Castro & ólafsson: How much time do you get to write an art review for a newspaper or an art magazine, and how much of a fee do you receive?

Power: It varies extraordinarily. Sometimes you get nothing for something that takes months, sometimes something short will pay surprisingly well. All I’ll say is that the art world has infinitely more money than any institution that presents itself as more straightforwardly political or philosophical.

Castro & ólafsson: How has the context of art criticism in the U.K. changed since the turn of the millennium?

Power: Well, fewer writers are probably worried that the Y2K bug will wipe out all their saved files. I think the sheer proliferation of galleries, biennials, and online portals for criticism means that there is a lot more art criticism than there used to be, and some of the old hierarchies regarding being reviewed in the “right” magazines might have broken down. I think Internet art, or whatever you want to call it, has also done something weird to what we used to call “postmodernism.” Phenomena such as vaporwave have created a kind of flat internal nostalgia for the Internet itself, and it’s interesting to think of aesthetics being internally displaced and disturbed on the exact same level as the form itself, but in multiple, infinite ways. In this sense, deconstruction has become less of a critical practice than the form out of which all criticism proliferates.

Nina Power, “Homing pigeons,” 2011. Photo: Nina Power.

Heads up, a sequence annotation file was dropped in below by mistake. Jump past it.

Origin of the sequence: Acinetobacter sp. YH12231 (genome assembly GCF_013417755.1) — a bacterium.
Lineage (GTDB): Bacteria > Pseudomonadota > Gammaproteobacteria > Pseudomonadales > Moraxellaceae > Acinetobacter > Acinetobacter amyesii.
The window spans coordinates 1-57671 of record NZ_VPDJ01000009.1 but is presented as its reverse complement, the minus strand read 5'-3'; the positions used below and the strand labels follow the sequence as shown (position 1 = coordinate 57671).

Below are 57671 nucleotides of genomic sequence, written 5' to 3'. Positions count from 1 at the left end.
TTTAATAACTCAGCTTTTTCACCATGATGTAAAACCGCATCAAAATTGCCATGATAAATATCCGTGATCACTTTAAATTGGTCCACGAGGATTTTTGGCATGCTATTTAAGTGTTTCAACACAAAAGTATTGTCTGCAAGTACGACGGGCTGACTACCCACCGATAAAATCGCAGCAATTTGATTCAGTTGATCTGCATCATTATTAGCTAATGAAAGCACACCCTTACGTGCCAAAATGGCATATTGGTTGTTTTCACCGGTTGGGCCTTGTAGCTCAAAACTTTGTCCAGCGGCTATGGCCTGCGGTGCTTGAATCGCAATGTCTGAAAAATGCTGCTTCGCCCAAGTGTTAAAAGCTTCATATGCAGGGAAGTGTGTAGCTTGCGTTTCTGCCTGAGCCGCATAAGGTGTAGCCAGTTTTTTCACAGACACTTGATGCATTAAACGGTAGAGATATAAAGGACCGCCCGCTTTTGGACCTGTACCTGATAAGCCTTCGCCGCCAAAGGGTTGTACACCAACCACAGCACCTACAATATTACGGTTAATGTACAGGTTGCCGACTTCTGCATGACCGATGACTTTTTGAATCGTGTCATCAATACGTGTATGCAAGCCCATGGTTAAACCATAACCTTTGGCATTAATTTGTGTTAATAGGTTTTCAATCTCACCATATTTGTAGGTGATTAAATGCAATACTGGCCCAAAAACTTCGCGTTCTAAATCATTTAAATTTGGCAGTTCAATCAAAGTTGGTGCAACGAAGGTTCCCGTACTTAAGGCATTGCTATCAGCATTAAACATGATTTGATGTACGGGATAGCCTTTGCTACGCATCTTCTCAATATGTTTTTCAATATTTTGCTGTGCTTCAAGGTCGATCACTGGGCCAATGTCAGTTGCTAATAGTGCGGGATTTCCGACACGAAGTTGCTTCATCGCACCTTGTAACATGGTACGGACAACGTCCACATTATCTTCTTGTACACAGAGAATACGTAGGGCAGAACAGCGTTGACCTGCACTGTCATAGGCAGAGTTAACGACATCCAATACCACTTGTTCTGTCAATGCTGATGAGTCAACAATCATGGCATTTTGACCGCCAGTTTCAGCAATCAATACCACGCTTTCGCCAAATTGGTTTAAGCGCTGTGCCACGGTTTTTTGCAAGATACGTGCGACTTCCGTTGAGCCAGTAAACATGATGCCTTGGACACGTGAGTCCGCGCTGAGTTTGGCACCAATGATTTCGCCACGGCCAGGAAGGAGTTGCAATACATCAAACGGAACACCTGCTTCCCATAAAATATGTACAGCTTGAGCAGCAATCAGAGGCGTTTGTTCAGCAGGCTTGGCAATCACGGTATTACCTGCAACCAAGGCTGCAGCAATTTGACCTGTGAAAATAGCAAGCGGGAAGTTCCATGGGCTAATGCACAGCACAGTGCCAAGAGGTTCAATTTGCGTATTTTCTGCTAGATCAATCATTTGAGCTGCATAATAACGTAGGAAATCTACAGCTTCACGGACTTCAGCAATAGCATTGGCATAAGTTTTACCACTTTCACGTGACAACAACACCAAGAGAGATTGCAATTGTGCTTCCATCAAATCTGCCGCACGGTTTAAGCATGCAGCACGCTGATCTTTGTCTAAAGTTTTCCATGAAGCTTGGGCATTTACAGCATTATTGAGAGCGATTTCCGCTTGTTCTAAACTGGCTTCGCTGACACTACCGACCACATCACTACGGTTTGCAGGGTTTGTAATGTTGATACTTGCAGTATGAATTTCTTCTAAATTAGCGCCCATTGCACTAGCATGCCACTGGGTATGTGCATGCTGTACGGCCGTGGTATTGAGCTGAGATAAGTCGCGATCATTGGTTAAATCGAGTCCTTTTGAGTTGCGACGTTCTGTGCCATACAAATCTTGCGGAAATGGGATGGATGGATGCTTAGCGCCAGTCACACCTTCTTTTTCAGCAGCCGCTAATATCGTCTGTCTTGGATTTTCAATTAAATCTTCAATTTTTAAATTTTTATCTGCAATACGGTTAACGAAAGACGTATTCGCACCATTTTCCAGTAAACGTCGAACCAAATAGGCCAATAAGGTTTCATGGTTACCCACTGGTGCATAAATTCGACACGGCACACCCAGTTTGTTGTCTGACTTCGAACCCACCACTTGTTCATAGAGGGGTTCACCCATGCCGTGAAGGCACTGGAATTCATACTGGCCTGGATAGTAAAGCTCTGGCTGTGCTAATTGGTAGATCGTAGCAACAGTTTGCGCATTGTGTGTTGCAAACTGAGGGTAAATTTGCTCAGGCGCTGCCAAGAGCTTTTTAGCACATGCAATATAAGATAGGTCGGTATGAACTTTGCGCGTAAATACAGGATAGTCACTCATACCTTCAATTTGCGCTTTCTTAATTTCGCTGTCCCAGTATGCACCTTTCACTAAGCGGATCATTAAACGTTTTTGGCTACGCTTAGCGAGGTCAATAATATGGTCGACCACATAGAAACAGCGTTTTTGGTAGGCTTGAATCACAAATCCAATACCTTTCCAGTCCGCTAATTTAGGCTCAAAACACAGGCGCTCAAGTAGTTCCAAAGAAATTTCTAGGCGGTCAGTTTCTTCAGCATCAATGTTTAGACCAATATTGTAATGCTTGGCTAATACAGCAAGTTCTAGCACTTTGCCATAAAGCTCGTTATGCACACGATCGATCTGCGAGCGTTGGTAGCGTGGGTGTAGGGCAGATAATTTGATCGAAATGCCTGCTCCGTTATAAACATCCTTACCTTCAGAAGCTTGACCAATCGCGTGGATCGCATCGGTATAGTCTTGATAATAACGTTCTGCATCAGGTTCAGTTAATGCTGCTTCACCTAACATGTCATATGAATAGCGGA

Castro & ólafsson: Do you think social media has influence on art criticism in contemporary Europe, and if so, how?

Power: If everyone is an artist, then everyone is an art critic. I’m not always sure the desire that galleries have to engage constantly with social media (by filming everything or hashtagging it, for example) works—though I understand the democratic impulse—simply because not all events translate appropriately to the morbid flatness of the Internet. Some events might be atmospheric in person but deadly boring on screen. I think people are reading differently too, picking up on keywords rather than letting longform pieces of writing resonate on a deeper level. On the other hand, when pieces are shared around what one otherwise might not have seen, this can only be a positive thing.

Castro & ólafsson: How do you think art criticism is coping with the vast and diverse use of media, formats, and disciplines of artists today? Could this complexity lead to criticism sometimes written in groups, as we see happening in journalism?